Text in Children and Young Adult Literature Winner

-(Asian/Pacific American Librarians Association : Honorable Mention for Illustrations in Children Literature 2007)

Theme: BROTHERS can be used to introduce your students to the history of the Great Potato famine, transcontinental railroad, immigration, foreign language, Chinese-Americans, Irish-Americans and its culture.

Pre-reading:
Show the students the cover of the book, read the title, author and illustrator's name. Ask them what they think the book will be about.  Have the students look at a globe or world map to locate China, Ireland and the United States.

Reading
: As you read and show the illustrations have the students look closely at the drawings. What details can they find in the pictures? Have them look closely at the expressions on the faces for the characters -- how do they change during the story. Ask the students how they think the characters are feeling. Can they tell by the illustrations?  Have a US map nearby to find San Francisco.  Look for China and Ireland on the world map.  

Interview:
Discuss the importance of friendships and the many different types – peers, parents and children, etc.  Encourage students to share what they have learned. 

Math:
Ask your students what aid was used before the invention of calculators?  Introduce your students to an abacus.  They are typically made out of hardwood and beads and can be used to perform addition, subtraction, division and multiplication.   

Food:
  By the 1800s, the potato had become the staple crop in the poorest regions of Ireland.  More than three million Irish peasants relied on this vegetable as their source of protein.  The Irish often drank a little buttermilk with their meal and used salt, cabbage and fish as seasoning.  Did you know the Irish were actually healthier than peasants in England or Europe where bread, far less nutritious, was the staple food?  Ask your students what is their staple food at home.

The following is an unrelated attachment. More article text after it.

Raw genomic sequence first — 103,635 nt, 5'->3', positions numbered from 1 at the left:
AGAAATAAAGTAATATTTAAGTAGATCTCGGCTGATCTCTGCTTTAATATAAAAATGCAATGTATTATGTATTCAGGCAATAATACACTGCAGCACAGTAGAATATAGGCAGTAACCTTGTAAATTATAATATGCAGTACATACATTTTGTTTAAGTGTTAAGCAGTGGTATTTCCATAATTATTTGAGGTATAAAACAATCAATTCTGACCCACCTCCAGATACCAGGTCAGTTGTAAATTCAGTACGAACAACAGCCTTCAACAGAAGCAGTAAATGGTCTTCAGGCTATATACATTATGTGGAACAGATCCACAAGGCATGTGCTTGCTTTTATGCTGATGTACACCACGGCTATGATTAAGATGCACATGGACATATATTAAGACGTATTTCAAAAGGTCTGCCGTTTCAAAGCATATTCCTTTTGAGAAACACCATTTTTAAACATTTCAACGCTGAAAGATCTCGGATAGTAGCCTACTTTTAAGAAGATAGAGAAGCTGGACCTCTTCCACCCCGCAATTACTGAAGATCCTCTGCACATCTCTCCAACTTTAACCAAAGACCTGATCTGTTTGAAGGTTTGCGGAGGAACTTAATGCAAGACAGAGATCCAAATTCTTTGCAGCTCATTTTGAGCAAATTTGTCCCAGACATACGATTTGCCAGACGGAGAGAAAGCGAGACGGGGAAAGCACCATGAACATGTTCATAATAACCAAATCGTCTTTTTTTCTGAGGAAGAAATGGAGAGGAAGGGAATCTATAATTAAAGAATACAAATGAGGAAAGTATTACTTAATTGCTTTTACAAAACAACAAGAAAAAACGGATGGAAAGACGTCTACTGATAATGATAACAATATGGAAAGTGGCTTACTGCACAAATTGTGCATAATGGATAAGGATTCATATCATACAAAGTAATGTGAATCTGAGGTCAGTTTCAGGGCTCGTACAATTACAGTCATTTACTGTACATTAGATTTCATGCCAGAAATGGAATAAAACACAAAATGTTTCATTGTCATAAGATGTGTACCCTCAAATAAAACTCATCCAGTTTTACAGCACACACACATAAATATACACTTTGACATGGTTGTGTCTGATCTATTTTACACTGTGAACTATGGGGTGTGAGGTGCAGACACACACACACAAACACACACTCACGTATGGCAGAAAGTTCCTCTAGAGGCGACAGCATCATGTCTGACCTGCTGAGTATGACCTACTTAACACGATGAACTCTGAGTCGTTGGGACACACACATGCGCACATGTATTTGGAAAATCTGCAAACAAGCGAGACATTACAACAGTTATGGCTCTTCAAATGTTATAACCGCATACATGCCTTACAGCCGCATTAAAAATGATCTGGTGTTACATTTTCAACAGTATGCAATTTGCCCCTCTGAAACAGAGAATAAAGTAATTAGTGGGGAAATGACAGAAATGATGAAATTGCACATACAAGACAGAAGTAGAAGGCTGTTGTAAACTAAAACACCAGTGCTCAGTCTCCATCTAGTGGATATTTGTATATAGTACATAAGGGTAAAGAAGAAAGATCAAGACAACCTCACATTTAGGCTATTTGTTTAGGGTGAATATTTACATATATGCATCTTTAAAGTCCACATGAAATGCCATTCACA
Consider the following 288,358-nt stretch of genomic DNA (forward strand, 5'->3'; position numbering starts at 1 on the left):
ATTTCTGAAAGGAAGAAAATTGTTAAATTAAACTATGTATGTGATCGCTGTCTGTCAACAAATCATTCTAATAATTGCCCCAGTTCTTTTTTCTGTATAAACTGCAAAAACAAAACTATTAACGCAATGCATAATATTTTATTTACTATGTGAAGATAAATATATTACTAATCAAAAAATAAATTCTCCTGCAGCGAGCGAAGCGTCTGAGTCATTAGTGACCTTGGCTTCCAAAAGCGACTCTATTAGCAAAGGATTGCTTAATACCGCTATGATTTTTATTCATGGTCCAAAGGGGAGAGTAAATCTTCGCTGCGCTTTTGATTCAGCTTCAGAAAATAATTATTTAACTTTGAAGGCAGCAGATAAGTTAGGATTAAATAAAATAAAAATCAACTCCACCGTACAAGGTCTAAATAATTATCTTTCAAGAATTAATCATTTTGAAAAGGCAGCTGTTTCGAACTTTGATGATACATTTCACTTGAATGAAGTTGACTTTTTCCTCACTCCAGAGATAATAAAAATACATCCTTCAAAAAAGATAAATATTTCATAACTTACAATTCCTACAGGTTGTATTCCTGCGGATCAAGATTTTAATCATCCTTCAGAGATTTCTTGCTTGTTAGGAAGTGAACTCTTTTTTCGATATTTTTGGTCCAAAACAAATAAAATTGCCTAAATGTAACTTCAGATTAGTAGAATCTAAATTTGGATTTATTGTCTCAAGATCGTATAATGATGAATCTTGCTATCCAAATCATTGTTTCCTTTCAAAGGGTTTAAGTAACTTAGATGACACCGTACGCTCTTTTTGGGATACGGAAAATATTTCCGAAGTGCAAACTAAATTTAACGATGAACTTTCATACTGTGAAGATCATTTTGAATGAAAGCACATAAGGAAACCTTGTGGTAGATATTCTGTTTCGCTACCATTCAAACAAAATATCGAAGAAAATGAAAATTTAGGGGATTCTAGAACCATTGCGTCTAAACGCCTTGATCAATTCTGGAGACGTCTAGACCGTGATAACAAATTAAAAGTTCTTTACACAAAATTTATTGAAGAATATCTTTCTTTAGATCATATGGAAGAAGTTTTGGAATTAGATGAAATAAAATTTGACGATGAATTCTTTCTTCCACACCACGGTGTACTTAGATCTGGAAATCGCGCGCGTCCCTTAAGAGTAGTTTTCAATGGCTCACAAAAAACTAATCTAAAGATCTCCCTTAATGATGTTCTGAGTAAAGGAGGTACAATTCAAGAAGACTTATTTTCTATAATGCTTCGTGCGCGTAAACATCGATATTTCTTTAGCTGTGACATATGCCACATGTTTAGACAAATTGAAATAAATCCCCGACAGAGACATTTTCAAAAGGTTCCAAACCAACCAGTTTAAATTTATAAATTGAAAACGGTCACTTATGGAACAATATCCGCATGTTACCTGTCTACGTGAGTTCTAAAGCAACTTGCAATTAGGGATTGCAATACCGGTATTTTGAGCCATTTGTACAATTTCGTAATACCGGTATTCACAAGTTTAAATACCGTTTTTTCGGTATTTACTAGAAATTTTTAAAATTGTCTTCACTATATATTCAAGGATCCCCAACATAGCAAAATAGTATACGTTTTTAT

Science:
  The Chinese practice traditional Chinese medicine.  How is this method different from Western medicine?  On page 27 of BROTHERS, Shek is using a Chinese scale to weigh herbs-which will be used to treat illness and disease.  Explore other method of Chinese medicine such as acupuncture, feng shui and tai chi.    

Science:
  The potato famine killed over a million people in Ireland.  Discuss how the weather, illnesses or fungal spores contribute to the failure of the potato crops. 

Plant your own potato:  If you look at the skin of a potato, you’ll notice brown spots with a little bump in the center.  Place your potato in the sunlight for a few days and that little bump will start to sprout seeds. 

  1. Cut a potato into seed pieces, making sure that each piece has one or two seed in it. Let them sit overnight.
  2. Place 2 inches of soil in the bottom of the pot.
  3. Spread 3 to 4 seeds in the pot and cover with another 1 inch of soil. Do not completely fill the pot with soil. Water the seeds.
  4. Once the baby plant begins to grow, put more dirt in the pot and build it up around the sprout's stem. Do not cover the plant. The leaves will appear in about a week. As the plant grows, continue pushing dirt up around the stem.
  5. Place the pot on a sunny windowsill as soon as possible.
  6. Water it.  Make sure the soil is moist but not soggy. 
  7. In about 8 weeks, the potato will be the size of golf balls.  You can eat them once they get to this size or you can wait until it gets bigger. 

Social Studies: Where is Ireland on the world map?   Make a guidebook to either Ireland or China -- cover topics like cities, geographical features, customs, traditions, folklore, early history, food, games, and traditional dress.

Literature:
Read IRISH-AMERICANS-COMING TO AMERICA by Tom Diegnan.  Find out what happened to Ming's brothers by reading COOLIES written by Yin. If you really enjoyed BROTHERS write a review and post it on-line at Amazon.com or Barnesandnoble.com so others can enjoy your reading experience.

Art:
Chris Soentpiet's realistic paintings depict the use of light and shadow. Have someone model for the class and have your students observe the darkness and the light on the model. Talk about different art techniques. Explore watercolors by mixing primary colors to make secondary colors. Experiment with different brush strokes.

Bulletin Board - As a follow up to the reading, list your students’ nationalities on the board to initiate conversations about America as a melting pot.  Then invite students to interview family members to discover those who first came to this country, under what circumstances, their port of entry, etc.  Family ties can also be created, shared and displayed.